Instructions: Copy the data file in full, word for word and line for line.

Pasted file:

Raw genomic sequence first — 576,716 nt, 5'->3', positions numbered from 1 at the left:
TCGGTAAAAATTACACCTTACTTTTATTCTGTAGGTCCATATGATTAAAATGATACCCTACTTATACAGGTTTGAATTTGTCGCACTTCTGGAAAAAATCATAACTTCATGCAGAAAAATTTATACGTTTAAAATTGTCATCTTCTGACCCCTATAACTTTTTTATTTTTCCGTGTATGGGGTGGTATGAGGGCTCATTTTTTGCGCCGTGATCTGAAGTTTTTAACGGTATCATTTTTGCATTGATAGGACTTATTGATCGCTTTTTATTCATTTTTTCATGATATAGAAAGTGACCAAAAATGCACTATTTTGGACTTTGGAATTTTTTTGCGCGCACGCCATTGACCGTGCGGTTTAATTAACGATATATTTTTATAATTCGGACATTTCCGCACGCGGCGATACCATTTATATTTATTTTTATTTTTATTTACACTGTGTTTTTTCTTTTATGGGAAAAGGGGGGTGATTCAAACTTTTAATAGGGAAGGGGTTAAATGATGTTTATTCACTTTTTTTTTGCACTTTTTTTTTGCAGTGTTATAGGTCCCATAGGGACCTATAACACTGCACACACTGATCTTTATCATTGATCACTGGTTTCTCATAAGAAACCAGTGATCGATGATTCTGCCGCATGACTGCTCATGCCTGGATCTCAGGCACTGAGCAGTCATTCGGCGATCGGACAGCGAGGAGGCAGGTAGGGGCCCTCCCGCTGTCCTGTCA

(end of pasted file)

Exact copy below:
Raw genomic sequence first — 576,716 nt, 5'->3', positions numbered from 1 at the left:
TCGGTAAAAATTACACCTTACTTTTATTCTGTAGGTCCATATGATTAAAATGATACCCTACTTATACAGGTTTGAATTTGTCGCACTTCTGGAAAAAATCATAACTTCATGCAGAAAAATTTATACGTTTAAAATTGTCATCTTCTGACCCCTATAACTTTTTTATTTTTCCGTGTATGGGGTGGTATGAGGGCTCATTTTTTGCGCCGTGATCTGAAGTTTTTAACGGTATCATTTTTGCATTGATAGGACTTATTGATCGCTTTTTATTCATTTTTTCATGATATAGAAAGTGACCAAAAATGCACTATTTTGGACTTTGGAATTTTTTTGCGCGCACGCCATTGACCGTGCGGTTTAATTAACGATATATTTTTATAATTCGGACATTTCCGCACGCGGCGATACCATTTATATTTATTTTTATTTTTATTTACACTGTGTTTTTTCTTTTATGGGAAAAGGGGGGTGATTCAAACTTTTAATAGGGAAGGGGTTAAATGATGTTTATTCACTTTTTTTTTGCACTTTTTTTTTGCAGTGTTATAGGTCCCATAGGGACCTATAACACTGCACACACTGATCTTTATCATTGATCACTGGTTTCTCATAAGAAACCAGTGATCGATGATTCTGCCGCATGACTGCTCATGCCTGGATCTCAGGCACTGAGCAGTCATTCGGCGATCGGACAGCGAGGAGGCAGGTAGGGGCCCTCCCGCTGTCCTGTCA